Last edited by storybud1; 23rd May 2013 at 03:04 AM.

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    Politics.ie Member tipp revolution's Avatar
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    Allotments fill a certain need I wouldn't discount them completely ( sometimes I think this site is full of accountants!)
    "Learn to live on lentils and you will not have to be subservient to the king"
    Diogenes

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    Politics.ie Member Alan Alda's Avatar
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    Quote Originally Posted by storybud1 View Post

    North Dublin is the best place in Ireland for veg, it is a shame nobody is bringing the farmers and the public together instead of these stupid allotments, it makes me cringe when I think of the waste in having allotments. petrol, seed,rent, tools,time,fertilizer, etc when a professional like a farmer can do it for a fraction of the price.
    Allotments are one of the few means of bringing the rural , farmer , professional together with the city enthusiast.
    Its not a waste to give townies a taste of horticulture. Horticulturally educated townies will be more inclined to engage directly with the producer and avoid supermarkets.
    I love all the different cheeses.

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    Well I was feeling a tad peckish so went and printed myself a nice bacon sarnie......
    Very chewy result.............

  8. #8

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    Quote Originally Posted by Pat Gill View Post
    Nasa have just given a company $125,000 to produce a prototype food printer in 6 months.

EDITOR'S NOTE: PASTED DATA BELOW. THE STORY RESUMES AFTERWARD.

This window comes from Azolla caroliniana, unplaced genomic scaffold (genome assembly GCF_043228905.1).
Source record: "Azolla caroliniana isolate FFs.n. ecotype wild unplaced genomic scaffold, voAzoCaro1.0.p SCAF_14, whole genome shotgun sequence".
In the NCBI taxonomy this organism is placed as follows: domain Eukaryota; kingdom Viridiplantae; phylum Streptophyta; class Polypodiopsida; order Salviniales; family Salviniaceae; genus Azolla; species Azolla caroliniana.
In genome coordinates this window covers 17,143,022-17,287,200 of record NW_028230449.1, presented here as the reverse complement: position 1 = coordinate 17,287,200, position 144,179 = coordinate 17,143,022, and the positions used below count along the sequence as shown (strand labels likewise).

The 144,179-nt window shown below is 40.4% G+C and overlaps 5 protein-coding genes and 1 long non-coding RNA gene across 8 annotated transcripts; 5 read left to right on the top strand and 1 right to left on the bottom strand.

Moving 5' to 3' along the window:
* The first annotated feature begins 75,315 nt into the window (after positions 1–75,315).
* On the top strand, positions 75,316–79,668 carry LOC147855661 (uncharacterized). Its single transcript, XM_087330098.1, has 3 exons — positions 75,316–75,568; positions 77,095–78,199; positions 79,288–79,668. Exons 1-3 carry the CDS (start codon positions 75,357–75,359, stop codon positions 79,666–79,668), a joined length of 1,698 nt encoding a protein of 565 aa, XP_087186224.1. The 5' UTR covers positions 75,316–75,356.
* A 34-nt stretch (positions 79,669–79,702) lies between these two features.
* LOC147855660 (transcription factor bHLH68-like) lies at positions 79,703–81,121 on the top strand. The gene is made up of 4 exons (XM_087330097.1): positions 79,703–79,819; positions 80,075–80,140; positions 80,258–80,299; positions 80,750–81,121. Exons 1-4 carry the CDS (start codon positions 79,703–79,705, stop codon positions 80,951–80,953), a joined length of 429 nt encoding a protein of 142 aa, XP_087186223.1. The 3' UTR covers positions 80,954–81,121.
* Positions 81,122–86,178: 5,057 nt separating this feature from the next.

But its the possible ingredients for the food inks which drew my attention,
    The fleggers will never eat that:


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    Politics.ie Member Ren84's Avatar
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    Tea, Earl-Grey, hot.

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    Politics.ie Member storybud1's Avatar
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    Quote Originally Posted by Alan Alda View Post
    Allotments are one of the few means of bringing the rural , farmer , professional together with the city enthusiast.
    Its not a waste to give townies a taste of horticulture. Horticulturally educated townies will be more inclined to engage directly with the producer and avoid supermarkets.
    having worked on farms since I was a kid I can tell you allotments are a joke, vegetable farming is tough hard work that would probably likely kill most allotment holders in a week if they had to do it.

    A good farmer can grow vegetables for a fraction of the cost of allotments, it is simple: I want good food as cheap as possible, just consider the costs of allotments as opposed to engaging with a farmer? it is a no brainer.

    The allotment holders can still waste petrol,seed,time,fertilizer,tools,sheds,etc or engage with a farmer to buy his produce at a fraction of the price it would cost them to do. Just add it up and farmers can give you a bag of spuds for 3 or 4 quid compared to the 10 or 15 quid it will cost you.